Architects and torture: What color is your waterboard?


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Raphael Sperry: AIA declined specific prohibition on architects designing torture chambers

He says group chose not to follow organizations like the AMA in banning involvement

Professionals have responsibility to protect health, safety, welfare, Sperry says

Editor’s Note: Raphael Sperry is president of Architects/Designers/Planners for Social Responsibility, a nonprofit group that advocates for socially responsible design. He is a member of the American Institute of Architects and a Soros Justice Fellow. The opinions expressed in this commentary are his.

CNN —  

Despite years of advocacy and formal requests, the AIA – which claims as its members a majority of the roughly 110,000 architects in the United States – has officially declined to add specific language to its code of ethics that would prohibit the design of torture chambers in U.S. prisons and around the world. In doing so, it cites anti-trust concerns and the potential difficulty of enforcing the prohibition, but it ignores the claims of human rights.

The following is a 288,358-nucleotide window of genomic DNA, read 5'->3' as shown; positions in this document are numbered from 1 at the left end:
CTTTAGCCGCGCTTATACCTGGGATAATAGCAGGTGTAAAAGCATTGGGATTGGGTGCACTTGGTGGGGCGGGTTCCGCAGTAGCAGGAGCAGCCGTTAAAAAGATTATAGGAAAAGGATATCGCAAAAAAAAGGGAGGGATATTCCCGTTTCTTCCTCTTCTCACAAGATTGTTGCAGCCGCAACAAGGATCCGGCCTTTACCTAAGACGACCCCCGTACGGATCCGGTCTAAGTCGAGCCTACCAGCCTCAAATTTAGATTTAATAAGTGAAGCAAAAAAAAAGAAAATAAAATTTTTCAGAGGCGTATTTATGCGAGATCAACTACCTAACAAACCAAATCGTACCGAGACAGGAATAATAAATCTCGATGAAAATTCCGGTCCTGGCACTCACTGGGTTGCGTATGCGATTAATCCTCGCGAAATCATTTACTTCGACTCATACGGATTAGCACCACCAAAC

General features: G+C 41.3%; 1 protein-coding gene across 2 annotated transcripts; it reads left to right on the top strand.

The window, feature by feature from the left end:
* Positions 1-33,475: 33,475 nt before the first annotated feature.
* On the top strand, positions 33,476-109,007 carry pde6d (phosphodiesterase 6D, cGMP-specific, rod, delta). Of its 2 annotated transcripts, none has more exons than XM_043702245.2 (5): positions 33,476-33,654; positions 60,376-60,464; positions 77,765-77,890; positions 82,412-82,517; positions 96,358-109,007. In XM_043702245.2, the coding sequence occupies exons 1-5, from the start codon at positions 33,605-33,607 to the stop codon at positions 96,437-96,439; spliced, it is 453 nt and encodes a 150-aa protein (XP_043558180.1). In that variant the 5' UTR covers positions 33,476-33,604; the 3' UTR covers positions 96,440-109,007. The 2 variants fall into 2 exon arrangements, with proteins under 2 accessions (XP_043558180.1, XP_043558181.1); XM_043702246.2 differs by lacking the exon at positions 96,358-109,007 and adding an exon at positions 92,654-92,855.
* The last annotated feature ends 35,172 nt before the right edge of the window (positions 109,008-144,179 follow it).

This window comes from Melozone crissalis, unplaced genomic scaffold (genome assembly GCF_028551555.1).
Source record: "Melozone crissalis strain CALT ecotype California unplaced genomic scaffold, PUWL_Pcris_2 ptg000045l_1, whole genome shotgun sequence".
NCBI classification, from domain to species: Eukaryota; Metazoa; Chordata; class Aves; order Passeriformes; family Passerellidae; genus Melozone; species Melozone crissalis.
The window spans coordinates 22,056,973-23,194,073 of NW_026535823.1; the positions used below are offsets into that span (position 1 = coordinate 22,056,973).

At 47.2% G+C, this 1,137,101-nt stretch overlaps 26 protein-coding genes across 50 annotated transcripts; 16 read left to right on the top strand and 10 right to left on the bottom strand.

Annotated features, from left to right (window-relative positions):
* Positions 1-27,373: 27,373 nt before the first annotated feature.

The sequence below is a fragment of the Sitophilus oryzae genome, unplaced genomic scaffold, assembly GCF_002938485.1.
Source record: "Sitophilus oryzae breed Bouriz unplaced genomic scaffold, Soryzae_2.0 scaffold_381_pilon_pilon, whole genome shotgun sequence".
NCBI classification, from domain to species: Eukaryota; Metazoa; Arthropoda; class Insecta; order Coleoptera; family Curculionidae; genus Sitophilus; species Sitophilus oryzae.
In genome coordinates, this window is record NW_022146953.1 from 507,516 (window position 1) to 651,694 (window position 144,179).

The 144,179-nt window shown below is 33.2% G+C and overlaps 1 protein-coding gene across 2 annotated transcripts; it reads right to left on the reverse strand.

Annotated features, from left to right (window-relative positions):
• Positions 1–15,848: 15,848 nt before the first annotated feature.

Raphael Sperry
Noah Kalina
Raphael Sperry

To be sure, the AIA’s ethics code contains aspirational language that broadly states, “Members should uphold human rights in all their professional endeavors.” Contrast that, for example, with the code of the American Medical Association or the World Medical Association Tokyo Declaration on Torture, which reads, “The physician shall not provide any premises, instruments, substances, or knowledge to facilitate the practice of torture.” That leaves providing the premises for torture up to us architects, and as far as the AIA is concerned, we are open for business.

Yes, the prisons at Guantanamo had architects. The design of Camp 6 was based on the Lenawee County, Michigan, jail, according to its architect.

Other camps were built with prefabricated steel prison cells, a popular jail-building technology that may well have been used to construct the CIA’s “black site” prisons overseas. The only apparent justification for the additional expense and complexity of building on such remote sites with no access to local labor or building materials was that these were places where the legal system could not interfere with indefinite detention and “enhanced interrogation techniques.”